GST activity determination
Enzyme activity assays were conducted at 25°C by using a spectrophotometer equipped with thermoregulated cell holder. The GST activities with 1-chloro-2,4 dinitrobenzene (CDNB) as substrate were determined spectrophotometrically at 340 nm according to the method of Habig et al. . The reactions were started with the addition of cytosolic fractions obtained from wheats or barleys and followed for 3 min. The activity was calculated from the slopes of initial reaction rates using the ? values of CDNB of 9.6 mM-1cm-1 .
After pulverization of roots and shoots, they were homogenized in a ratio of 1:4 w/v, with 5% (w/v) TCA by using UltraTurrax at 13500 rpm for 90 s at 4°C. The homogenate was centrifuged at 4°C, 12000 rpm for 15 min and the pH of the supernatant was adjusted to 4.0 - 5.0 with 1M NaOH. The content of GSH in crude extract was determined according to Ellman procedure . The absorbance of the reaction mixture was read at 412 nm with the help of the standard curve calibrated by using reduced GSH.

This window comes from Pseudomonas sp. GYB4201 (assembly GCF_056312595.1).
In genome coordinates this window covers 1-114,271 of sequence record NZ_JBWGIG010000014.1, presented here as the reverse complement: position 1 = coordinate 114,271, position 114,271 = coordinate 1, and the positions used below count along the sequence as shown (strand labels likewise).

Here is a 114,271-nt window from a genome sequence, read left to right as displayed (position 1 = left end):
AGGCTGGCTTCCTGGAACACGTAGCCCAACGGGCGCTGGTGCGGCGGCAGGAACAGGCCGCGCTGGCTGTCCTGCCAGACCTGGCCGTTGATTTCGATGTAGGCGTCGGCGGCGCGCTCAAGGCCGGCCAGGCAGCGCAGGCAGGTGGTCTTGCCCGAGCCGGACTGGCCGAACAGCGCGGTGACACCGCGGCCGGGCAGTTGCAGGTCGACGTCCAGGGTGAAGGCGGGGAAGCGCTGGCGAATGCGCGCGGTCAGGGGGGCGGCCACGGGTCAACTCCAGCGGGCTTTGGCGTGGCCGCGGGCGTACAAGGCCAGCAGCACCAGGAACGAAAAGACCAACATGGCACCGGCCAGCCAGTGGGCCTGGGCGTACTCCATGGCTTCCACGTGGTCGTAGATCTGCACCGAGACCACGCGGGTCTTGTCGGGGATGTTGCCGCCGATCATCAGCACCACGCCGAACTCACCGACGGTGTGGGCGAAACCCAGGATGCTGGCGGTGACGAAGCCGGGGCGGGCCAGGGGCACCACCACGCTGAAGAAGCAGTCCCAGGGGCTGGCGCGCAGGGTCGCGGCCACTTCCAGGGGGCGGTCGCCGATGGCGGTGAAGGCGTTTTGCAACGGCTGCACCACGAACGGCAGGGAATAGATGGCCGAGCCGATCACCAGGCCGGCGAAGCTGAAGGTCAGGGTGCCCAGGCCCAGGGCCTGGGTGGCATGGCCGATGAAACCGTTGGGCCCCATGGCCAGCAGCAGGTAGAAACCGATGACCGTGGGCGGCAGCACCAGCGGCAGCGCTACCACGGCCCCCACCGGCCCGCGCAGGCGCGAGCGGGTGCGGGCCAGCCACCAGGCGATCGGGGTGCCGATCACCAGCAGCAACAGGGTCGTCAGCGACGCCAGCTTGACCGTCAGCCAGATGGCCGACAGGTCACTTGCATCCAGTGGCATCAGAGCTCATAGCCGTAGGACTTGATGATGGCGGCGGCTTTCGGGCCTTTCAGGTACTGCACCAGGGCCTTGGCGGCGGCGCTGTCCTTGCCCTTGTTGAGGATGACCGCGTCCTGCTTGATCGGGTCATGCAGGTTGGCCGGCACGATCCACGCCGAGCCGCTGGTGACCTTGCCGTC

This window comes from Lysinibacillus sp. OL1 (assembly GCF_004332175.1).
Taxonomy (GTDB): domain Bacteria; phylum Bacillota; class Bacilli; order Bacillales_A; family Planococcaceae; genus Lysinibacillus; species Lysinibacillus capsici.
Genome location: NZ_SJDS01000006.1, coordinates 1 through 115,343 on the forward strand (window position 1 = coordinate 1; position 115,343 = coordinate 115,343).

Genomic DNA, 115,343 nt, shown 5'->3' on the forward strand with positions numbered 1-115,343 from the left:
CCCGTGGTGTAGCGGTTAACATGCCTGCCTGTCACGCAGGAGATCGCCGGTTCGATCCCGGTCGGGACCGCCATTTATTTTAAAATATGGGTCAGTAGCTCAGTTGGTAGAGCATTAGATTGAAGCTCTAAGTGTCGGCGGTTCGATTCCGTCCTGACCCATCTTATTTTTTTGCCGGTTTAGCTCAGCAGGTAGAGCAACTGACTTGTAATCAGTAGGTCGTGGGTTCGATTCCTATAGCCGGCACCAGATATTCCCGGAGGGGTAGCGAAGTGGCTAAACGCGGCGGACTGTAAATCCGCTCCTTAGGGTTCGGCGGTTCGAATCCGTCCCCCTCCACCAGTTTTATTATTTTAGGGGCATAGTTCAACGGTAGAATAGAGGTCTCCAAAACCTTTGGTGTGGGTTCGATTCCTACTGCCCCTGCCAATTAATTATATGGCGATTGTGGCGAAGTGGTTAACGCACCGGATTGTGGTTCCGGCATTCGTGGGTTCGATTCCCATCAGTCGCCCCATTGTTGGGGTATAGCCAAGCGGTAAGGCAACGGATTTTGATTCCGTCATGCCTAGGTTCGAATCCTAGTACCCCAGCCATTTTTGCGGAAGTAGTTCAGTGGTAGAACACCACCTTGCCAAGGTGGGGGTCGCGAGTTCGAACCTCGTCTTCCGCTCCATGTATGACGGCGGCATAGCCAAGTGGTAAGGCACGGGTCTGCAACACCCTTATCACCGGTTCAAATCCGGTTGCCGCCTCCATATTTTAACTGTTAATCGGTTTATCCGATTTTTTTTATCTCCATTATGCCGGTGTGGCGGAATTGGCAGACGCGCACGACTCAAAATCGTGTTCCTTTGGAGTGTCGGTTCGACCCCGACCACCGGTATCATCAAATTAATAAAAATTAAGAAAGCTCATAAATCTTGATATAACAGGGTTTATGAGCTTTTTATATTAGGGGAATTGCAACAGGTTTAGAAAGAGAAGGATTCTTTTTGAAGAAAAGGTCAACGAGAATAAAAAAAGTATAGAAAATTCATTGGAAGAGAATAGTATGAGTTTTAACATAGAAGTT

For the results presented here, each application was replicated three times for three independent experiments.
RESULTS AND DISCUSSION
In the current study, the toxic impacts of different single and combined concentrations of Pb and Cd solutions were detected on Hordeum vulgare L. cv. Ergineland Triticum aestivum L. cv. Bezostaya varieties. With special attention to some biochemical parameters (such as GSH, protein contents and GST activities), obtained results were compared with the control samples both for shoots and roots. For more obvious comparison of HMs impact on tested parameters, values were expressed as a percentage of control values andthe absolute values for control samples from experiments are indicated in the legends of Figures 2-4.
Figure 2 shows the protein contents of all plant parts at the end of the exposure period with different single and combined Cd and Pb concentrations by comparing to control groups. The roots of both varieties have shown better protein levels according to the HM concentrations and the plant itself. In case of shoots, protein contents were found to be equal or higher to control samples for most of the concentrations tested (Figure 2).